Publication: Intellectual Property Rights in the Breeding Industry : Farmers’ Interests

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Louwaars, Niels
Tripp, Rob
Eaton, Derek
Intellectual property rights (IPRs) in plant breeding are being introduced or strengthened in developing countries as a result of the Agreement on Trade-Related Aspects of Intellectual Property Rights (TRIPS) of the World Trade Organization. Although living organisms have traditionally been excluded from patent protection, pressures to promote plant breeding in several industrialized countries (including pressure from farmers' organizations) resulted in the development of specially adapted IPRs for plant varieties beginning in the 1930s. Why would farmers be interested in a legal instrument that is likely to make them pay more for seed? The answer is that farmers are the immediate beneficiaries of new varieties, and they benefit from increased investments in breeding. Decisions about what level of farmers' privilege is appropriate in national IPR legislation are further complicated by the related concept of farmers' rights. Farmers' associations and nongovernmental organizations (NGOs) that represent farmers need to be involved in the national debate on agricultural IPRs. Finally, In countries where the rights are weaker, it is important to recognize that private sector incentives for investment will be correspondingly lower, and that public-sector plant breeding will need to be well financed to provide the necessary support.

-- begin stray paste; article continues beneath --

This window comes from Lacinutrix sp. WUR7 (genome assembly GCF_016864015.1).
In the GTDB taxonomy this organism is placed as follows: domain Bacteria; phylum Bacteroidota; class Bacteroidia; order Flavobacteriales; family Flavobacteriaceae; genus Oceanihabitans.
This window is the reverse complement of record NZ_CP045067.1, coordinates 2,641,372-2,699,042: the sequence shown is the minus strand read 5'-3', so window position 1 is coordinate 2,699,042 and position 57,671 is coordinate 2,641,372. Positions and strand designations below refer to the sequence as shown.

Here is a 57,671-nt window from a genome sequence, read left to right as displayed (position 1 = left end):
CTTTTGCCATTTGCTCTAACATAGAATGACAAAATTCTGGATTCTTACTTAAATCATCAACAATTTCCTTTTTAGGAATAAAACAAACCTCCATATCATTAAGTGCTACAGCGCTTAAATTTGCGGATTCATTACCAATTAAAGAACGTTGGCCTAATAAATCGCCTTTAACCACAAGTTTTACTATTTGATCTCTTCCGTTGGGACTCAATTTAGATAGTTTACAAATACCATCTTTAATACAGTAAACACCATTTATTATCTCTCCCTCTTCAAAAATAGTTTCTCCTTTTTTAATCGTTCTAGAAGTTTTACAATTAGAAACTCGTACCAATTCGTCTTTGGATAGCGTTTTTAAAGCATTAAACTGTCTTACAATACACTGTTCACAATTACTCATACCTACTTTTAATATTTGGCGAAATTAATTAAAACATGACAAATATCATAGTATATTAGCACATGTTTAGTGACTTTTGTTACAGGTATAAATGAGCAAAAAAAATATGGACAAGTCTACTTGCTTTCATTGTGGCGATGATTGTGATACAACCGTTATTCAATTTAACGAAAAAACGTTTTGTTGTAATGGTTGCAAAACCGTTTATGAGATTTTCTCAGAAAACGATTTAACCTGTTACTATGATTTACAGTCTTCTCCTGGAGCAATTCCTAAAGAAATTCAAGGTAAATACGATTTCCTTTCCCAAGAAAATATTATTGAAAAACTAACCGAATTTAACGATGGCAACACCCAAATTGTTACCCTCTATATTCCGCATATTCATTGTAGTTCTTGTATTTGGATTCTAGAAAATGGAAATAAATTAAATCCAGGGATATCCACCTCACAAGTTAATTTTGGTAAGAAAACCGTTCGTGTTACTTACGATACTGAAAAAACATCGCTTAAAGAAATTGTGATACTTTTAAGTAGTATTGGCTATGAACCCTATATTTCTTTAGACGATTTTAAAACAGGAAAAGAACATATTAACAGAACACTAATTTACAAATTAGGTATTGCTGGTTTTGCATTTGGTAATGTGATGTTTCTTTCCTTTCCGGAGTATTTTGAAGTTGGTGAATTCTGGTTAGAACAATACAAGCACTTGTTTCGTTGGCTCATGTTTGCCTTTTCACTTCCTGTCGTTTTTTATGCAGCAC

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Louwaars, Niels; Tripp, Rob; Eaton, Derek. 2006. Intellectual Property Rights in the Breeding Industry : Farmers’ Interests. Agricultural and Rural Development Notes; No. 14. © World Bank, Washington, DC. License: CC BY 3.0 IGO.
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